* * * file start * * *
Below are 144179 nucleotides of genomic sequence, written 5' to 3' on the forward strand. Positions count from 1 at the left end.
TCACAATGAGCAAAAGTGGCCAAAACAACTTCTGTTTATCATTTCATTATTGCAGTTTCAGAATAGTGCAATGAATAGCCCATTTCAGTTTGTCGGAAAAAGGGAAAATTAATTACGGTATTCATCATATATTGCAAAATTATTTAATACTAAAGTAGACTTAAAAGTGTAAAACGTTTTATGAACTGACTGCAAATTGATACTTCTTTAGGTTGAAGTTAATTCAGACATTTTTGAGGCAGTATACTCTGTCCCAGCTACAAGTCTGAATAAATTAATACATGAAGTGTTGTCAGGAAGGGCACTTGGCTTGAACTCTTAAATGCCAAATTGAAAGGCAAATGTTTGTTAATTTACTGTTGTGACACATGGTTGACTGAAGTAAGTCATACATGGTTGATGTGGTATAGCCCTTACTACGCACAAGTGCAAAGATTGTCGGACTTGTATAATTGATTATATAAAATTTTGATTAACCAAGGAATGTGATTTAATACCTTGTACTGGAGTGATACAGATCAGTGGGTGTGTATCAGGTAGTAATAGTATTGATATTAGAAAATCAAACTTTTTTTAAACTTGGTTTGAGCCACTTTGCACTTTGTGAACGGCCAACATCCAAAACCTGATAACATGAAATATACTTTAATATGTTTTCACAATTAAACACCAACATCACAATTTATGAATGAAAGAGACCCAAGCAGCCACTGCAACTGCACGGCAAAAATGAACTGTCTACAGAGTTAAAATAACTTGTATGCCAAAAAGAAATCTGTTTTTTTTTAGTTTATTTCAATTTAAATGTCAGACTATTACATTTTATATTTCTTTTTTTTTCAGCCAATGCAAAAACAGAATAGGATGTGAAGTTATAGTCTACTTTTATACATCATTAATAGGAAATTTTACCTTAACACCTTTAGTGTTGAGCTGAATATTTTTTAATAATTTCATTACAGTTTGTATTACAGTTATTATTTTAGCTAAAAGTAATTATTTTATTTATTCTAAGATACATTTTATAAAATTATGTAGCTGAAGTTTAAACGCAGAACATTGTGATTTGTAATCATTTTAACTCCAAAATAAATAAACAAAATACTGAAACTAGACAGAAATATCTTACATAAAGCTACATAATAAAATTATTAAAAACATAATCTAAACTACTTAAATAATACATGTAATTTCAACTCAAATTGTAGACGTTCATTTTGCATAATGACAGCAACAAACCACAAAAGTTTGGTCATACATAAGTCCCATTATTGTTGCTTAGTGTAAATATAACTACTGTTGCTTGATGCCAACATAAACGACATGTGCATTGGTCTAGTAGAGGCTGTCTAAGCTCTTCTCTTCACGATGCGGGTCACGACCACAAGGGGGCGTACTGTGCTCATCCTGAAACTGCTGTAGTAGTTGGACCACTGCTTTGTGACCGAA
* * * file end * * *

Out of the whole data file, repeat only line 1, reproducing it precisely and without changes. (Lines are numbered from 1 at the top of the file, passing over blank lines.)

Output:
Below are 144179 nucleotides of genomic sequence, written 5' to 3' on the forward strand. Positions count from 1 at the left end.